Block House Pond Delaware Historical Marker Unveiling

More than fifty-five friends, dignitaries and guests gathered in Lewes, Delaware on Wednesday, October 20, 2021 to celebrate the unveiling of the Delaware Public Archives’ newest marker that commemorates the Block House Pond.

Block House Pond, a natural spring-fed pond was named for a nearby blockhouse that was built to protect Lewes in the 1670s. Additionally, Block House Pond is where town residents sought shelter during the Bombardment of Lewes in 1813. The original pond was drained by the Civilian Conservation Corps (CCC) in 1934 but was restored by the City of Lewes in 1976 which led to the creation of the Block House Pond Park. In 2003, the park was renamed in honor of former five-term City of Lewes Mayor, George H.P. Smith.

The marker was unveiled at a ceremony that included remarks from George Cole, President, Friends of the George H.P. Smith Park; Janet Reeves, Parks & Marina Administrator, City of Lewes; The Honorable Theodore Becker, Mayor, City of Lewes; The Honorable Stephen Smyk, Delaware House of Representatives; and Stephen Marz, Director & State Archivist, Delaware Public Archives. Block House Pond Delaware Historical Marker was sponsored by Representative Smyk.

 

Photo from 10/20/2021, at the Black House Pond Dedication. Pictured from Left to Right: Stephen Marz, Director & State Archivist, Delaware Public Archives; The Honorable Theodore “Ted” Becker, Mayor, City of Lewes; The Honorable Stephen Smyk, Delaware House of Representatives and Mr. George Cole, President of the Friends of George H.P. Smith Park and the new Delaware Historical Marker for Block House Pond

 


Piping Plovers Experience Poor Nest Productivity Year in Delaware

A banded piping plover male photographed in mid-July at Cape Henlopen State Park on Delaware’s Atlantic coast/DNREC photo.

 

DNREC Provides Updates on Other Beach-Nesting Bird Species

Beach-nesting piping plovers experienced poor nest productivity on their breeding grounds in Delaware during 2021, the Delaware Department of Natural Resources and Environmental Control announced today in summarizing the rare shorebird species’ nesting success within the state.

Six pairs of piping plovers were recorded nesting at The Point at Cape Henlopen State Park with 18 more nesting pairs at Fowler Beach on Prime Hook National Wildlife Refuge, making for a modern-day record total of 24 breeding pairs. Despite the record number of breeding pairs, piping plovers were less successful in producing only 19 fledglings, young birds that hatched and can fly in leaving their nest. Poor fledgling productivity is suspected to be the result of nest loss from a Memorial Day storm and higher-than-average predation at Fowler Beach.

Record piping plover productivity was documented in Delaware over the previous three years for the federally-listed threatened species and Delaware state-listed endangered species. The U.S. Fish and Wildlife Service established a goal of 1.5 fledglings per breeding pair in 1996 as part of the piping plover recovery plan, with Delaware’s nesting productivity exceeding that goal from 2018 to 2020. This year, the DNREC Division of Fish and Wildlife recorded 19 fledglings, for a productivity rate of 0.8 fledglings per breeding pair. In 2020, 21 breeding pairs were documented, producing 47 fledglings for a productivity rate of 2.2 fledglings/pair.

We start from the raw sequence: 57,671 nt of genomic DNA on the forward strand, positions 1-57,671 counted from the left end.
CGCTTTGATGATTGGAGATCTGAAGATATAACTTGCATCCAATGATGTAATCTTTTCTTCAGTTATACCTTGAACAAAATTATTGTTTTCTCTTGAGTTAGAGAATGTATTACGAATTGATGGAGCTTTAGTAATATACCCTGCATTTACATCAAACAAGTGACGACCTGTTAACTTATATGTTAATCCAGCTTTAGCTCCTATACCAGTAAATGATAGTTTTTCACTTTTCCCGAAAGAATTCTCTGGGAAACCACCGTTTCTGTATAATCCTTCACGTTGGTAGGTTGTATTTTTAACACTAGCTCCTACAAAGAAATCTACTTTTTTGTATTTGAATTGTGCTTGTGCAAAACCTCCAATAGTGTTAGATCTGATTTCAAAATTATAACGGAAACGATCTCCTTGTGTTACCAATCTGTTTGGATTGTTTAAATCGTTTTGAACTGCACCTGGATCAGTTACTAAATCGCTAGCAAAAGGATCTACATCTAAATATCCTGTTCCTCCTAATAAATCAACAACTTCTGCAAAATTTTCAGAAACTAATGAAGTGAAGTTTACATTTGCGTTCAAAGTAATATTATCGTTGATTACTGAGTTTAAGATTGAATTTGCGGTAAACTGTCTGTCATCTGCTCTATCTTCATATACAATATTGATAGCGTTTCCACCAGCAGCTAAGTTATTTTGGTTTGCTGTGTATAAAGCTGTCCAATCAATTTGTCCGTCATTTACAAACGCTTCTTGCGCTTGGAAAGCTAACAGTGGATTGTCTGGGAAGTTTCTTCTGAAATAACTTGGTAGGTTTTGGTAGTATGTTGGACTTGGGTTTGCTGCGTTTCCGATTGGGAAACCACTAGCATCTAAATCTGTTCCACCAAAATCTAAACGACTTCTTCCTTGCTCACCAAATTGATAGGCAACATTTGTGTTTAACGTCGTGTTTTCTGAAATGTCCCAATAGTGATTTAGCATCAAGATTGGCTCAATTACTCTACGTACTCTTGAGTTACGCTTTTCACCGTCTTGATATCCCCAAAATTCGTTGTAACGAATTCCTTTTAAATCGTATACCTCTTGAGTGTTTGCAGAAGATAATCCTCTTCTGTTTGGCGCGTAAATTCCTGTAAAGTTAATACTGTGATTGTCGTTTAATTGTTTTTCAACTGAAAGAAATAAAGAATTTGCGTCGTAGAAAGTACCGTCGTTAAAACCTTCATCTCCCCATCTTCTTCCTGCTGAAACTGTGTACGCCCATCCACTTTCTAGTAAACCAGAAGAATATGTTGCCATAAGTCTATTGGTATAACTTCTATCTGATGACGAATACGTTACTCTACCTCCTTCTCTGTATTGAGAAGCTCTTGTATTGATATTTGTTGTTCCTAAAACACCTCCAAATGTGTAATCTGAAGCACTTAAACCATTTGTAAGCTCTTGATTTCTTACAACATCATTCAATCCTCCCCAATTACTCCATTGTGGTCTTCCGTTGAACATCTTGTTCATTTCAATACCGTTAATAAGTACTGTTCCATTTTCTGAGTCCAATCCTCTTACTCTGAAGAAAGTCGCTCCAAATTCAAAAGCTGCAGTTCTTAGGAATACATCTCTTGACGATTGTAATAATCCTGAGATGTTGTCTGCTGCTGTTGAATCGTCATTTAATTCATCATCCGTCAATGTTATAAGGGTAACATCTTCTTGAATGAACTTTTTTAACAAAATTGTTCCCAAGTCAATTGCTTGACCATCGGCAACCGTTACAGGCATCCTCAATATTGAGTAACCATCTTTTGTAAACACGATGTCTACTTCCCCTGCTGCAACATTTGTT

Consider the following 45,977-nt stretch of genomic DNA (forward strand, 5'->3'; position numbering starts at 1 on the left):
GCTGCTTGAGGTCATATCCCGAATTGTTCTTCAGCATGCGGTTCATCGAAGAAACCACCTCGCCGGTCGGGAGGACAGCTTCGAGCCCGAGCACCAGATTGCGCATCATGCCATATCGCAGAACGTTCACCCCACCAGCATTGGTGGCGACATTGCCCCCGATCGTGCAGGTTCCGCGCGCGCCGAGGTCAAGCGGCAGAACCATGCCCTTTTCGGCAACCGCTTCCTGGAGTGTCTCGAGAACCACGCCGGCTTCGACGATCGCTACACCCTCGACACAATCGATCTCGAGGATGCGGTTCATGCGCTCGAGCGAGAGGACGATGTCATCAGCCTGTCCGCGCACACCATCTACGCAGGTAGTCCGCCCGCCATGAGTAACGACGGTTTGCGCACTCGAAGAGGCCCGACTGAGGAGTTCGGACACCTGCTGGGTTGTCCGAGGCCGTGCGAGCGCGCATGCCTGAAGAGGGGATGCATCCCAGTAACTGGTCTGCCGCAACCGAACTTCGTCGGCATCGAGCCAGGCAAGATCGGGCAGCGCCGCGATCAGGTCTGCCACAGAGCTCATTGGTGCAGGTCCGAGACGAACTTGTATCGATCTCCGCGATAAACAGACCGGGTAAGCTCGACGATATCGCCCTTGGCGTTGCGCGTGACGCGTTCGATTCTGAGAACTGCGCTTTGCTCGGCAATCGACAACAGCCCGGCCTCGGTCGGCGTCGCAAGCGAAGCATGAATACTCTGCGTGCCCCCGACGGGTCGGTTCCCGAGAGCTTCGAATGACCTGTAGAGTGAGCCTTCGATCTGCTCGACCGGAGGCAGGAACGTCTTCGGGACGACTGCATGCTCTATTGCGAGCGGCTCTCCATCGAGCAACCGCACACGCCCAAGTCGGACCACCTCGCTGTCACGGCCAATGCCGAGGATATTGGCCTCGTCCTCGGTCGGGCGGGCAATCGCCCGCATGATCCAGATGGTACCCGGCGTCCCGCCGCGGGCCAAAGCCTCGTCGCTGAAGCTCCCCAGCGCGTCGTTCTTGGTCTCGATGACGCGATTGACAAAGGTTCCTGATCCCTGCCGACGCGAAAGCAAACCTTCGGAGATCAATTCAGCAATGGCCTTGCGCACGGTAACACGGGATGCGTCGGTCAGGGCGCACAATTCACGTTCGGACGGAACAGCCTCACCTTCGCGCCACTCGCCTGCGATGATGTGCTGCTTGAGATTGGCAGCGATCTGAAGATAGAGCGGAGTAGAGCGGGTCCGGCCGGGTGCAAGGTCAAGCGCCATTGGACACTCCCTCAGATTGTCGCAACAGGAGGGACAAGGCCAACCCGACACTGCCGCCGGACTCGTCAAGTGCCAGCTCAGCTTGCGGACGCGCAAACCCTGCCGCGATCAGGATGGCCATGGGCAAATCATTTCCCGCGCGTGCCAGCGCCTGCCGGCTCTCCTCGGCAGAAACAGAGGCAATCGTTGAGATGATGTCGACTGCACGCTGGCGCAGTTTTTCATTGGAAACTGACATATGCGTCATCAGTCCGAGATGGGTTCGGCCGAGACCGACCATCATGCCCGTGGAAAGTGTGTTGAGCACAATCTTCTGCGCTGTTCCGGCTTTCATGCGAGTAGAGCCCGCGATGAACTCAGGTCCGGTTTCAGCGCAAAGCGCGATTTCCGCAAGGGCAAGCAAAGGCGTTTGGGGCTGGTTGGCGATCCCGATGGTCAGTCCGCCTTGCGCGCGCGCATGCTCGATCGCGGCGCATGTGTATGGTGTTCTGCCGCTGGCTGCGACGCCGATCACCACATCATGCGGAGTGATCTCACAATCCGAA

Delaware’s piping plover recovery effort involves partnerships between DNREC’s Division of Fish and Wildlife and Division of Parks and Recreation, the U.S. Fish and Wildlife Service and the U.S. Department of Agriculture Wildlife Services.

In other beach-nesting bird species nesting season updates, two pairs of American oystercatchers nested at The Point at Cape Henlopen State Park while one pair nested at Delaware Seashore State Park. Although the nest successfully hatched at Delaware Seashore State Park, the chicks did not fledge. A pair of American oystercatchers were observed using the marsh islands of Delaware Seashore State Park and were seen with two chicks that appear to have successfully fledged. Least tern counts were lower than recent years, with only four breeding pairs and four nests found at Cape Henlopen State Park, where only two chicks hatched, and neither of them fledged.

About DNREC
The Delaware Department of Natural Resources and Environmental Control protects and manages the state’s natural resources, protects public health, provides outdoor recreational opportunities, and educates Delawareans about the environment. The DNREC Division of Fish and Wildlife conserves and manages Delaware’s fish and wildlife and their habitats, and provides fishing, hunting, wildlife viewing and boating access on nearly 68,000 acres of public land. For more information, visit the website and connect with @DelawareDNREC on Facebook, Twitter or LinkedIn.

Media Contacts: Michael Globetti, michael.globetti@delaware.gov, or Nikki Lavoie, nikki.lavoie@delaware.gov

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Division for the Visually Impaired Celebrates White Cane Safety Day

NEW CASTLE (October 19, 2021) – More than 40 participants joined the Division for the Visually Impaired (DVI) in a celebration of White Cane Safety Day on Oct. 8 for a fun walk along the Wilmington Riverfront and the Jack A. Markell Trail.

Each year, White Cane Safety Day is celebrated on Oct. 15. The white cane symbolizes the ability to achieve a full and independent life and the capacity to work productively in competitive employment; move freely and safely from place to place; and make it possible for individuals who are blind or visually impaired to fully participate in and contribute to our society.